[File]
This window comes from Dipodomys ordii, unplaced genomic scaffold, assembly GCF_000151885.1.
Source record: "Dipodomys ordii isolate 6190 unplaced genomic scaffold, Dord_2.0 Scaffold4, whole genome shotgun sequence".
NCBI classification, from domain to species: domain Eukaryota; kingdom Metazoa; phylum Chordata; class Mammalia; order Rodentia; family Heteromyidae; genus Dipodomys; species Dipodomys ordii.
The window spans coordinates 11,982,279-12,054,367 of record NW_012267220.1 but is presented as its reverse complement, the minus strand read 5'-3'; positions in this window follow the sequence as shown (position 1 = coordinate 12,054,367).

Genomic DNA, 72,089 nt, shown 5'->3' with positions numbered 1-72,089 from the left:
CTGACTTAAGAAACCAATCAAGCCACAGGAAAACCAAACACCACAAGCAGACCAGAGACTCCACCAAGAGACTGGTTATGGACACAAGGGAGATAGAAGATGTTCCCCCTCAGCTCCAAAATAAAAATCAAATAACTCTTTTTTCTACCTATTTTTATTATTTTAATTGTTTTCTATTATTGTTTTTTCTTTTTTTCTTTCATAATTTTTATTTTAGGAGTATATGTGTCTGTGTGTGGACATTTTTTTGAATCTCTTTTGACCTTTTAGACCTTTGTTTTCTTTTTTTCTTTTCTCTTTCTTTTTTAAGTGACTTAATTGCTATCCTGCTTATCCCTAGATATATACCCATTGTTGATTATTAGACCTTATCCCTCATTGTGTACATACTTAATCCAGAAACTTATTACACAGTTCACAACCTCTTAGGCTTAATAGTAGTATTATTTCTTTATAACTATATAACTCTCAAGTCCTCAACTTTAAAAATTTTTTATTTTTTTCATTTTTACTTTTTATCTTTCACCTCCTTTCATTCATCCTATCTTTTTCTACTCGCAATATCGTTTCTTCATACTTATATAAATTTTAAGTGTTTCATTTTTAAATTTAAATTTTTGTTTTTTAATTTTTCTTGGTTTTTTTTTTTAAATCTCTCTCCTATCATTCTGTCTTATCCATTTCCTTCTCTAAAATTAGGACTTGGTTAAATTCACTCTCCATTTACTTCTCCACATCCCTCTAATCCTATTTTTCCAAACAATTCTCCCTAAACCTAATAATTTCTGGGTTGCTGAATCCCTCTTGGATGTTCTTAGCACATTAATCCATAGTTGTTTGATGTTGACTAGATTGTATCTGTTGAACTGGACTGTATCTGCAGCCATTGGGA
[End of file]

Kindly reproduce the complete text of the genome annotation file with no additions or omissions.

This window comes from Dipodomys ordii, unplaced genomic scaffold, assembly GCF_000151885.1.
Source record: "Dipodomys ordii isolate 6190 unplaced genomic scaffold, Dord_2.0 Scaffold4, whole genome shotgun sequence".
NCBI classification, from domain to species: domain Eukaryota; kingdom Metazoa; phylum Chordata; class Mammalia; order Rodentia; family Heteromyidae; genus Dipodomys; species Dipodomys ordii.
The window spans coordinates 11,982,279-12,054,367 of record NW_012267220.1 but is presented as its reverse complement, the minus strand read 5'-3'; positions in this window follow the sequence as shown (position 1 = coordinate 12,054,367).

Genomic DNA, 72,089 nt, shown 5'->3' with positions numbered 1-72,089 from the left:
CTGACTTAAGAAACCAATCAAGCCACAGGAAAACCAAACACCACAAGCAGACCAGAGACTCCACCAAGAGACTGGTTATGGACACAAGGGAGATAGAAGATGTTCCCCCTCAGCTCCAAAATAAAAATCAAATAACTCTTTTTTCTACCTATTTTTATTATTTTAATTGTTTTCTATTATTGTTTTTTCTTTTTTTCTTTCATAATTTTTATTTTAGGAGTATATGTGTCTGTGTGTGGACATTTTTTTGAATCTCTTTTGACCTTTTAGACCTTTGTTTTCTTTTTTTCTTTTCTCTTTCTTTTTTAAGTGACTTAATTGCTATCCTGCTTATCCCTAGATATATACCCATTGTTGATTATTAGACCTTATCCCTCATTGTGTACATACTTAATCCAGAAACTTATTACACAGTTCACAACCTCTTAGGCTTAATAGTAGTATTATTTCTTTATAACTATATAACTCTCAAGTCCTCAACTTTAAAAATTTTTTATTTTTTTCATTTTTACTTTTTATCTTTCACCTCCTTTCATTCATCCTATCTTTTTCTACTCGCAATATCGTTTCTTCATACTTATATAAATTTTAAGTGTTTCATTTTTAAATTTAAATTTTTGTTTTTTAATTTTTCTTGGTTTTTTTTTTTAAATCTCTCTCCTATCATTCTGTCTTATCCATTTCCTTCTCTAAAATTAGGACTTGGTTAAATTCACTCTCCATTTACTTCTCCACATCCCTCTAATCCTATTTTTCCAAACAATTCTCCCTAAACCTAATAATTTCTGGGTTGCTGAATCCCTCTTGGATGTTCTTAGCACATTAATCCATAGTTGTTTGATGTTGACTAGATTGTATCTGTTGAACTGGACTGTATCTGCAGCCATTGGGA